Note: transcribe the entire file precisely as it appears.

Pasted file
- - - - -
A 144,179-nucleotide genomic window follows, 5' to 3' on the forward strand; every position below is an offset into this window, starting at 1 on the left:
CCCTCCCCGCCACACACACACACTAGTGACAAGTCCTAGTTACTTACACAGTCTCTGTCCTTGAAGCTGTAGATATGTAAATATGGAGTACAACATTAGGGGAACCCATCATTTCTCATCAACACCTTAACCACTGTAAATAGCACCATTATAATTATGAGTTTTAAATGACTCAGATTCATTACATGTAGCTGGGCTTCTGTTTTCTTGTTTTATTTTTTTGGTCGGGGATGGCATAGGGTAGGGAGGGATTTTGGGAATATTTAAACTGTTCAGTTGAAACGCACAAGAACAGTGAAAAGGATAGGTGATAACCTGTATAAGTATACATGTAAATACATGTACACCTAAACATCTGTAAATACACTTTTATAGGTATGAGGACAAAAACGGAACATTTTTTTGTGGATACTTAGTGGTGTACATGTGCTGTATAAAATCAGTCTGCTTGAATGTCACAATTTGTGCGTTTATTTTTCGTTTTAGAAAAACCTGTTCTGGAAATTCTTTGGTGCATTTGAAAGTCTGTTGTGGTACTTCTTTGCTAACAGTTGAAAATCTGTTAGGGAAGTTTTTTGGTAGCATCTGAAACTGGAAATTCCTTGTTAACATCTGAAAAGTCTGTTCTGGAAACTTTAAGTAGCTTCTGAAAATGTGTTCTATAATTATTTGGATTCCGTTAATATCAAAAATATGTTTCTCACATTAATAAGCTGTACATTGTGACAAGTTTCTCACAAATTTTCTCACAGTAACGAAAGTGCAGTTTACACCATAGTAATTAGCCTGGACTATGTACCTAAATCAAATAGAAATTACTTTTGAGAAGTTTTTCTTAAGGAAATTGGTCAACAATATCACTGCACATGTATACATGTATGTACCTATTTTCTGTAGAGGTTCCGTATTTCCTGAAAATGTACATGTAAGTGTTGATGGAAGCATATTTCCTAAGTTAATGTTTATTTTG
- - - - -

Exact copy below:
A 144,179-nucleotide genomic window follows, 5' to 3' on the forward strand; every position below is an offset into this window, starting at 1 on the left:
CCCTCCCCGCCACACACACACACTAGTGACAAGTCCTAGTTACTTACACAGTCTCTGTCCTTGAAGCTGTAGATATGTAAATATGGAGTACAACATTAGGGGAACCCATCATTTCTCATCAACACCTTAACCACTGTAAATAGCACCATTATAATTATGAGTTTTAAATGACTCAGATTCATTACATGTAGCTGGGCTTCTGTTTTCTTGTTTTATTTTTTTGGTCGGGGATGGCATAGGGTAGGGAGGGATTTTGGGAATATTTAAACTGTTCAGTTGAAACGCACAAGAACAGTGAAAAGGATAGGTGATAACCTGTATAAGTATACATGTAAATACATGTACACCTAAACATCTGTAAATACACTTTTATAGGTATGAGGACAAAAACGGAACATTTTTTTGTGGATACTTAGTGGTGTACATGTGCTGTATAAAATCAGTCTGCTTGAATGTCACAATTTGTGCGTTTATTTTTCGTTTTAGAAAAACCTGTTCTGGAAATTCTTTGGTGCATTTGAAAGTCTGTTGTGGTACTTCTTTGCTAACAGTTGAAAATCTGTTAGGGAAGTTTTTTGGTAGCATCTGAAACTGGAAATTCCTTGTTAACATCTGAAAAGTCTGTTCTGGAAACTTTAAGTAGCTTCTGAAAATGTGTTCTATAATTATTTGGATTCCGTTAATATCAAAAATATGTTTCTCACATTAATAAGCTGTACATTGTGACAAGTTTCTCACAAATTTTCTCACAGTAACGAAAGTGCAGTTTACACCATAGTAATTAGCCTGGACTATGTACCTAAATCAAATAGAAATTACTTTTGAGAAGTTTTTCTTAAGGAAATTGGTCAACAATATCACTGCACATGTATACATGTATGTACCTATTTTCTGTAGAGGTTCCGTATTTCCTGAAAATGTACATGTAAGTGTTGATGGAAGCATATTTCCTAAGTTAATGTTTATTTTG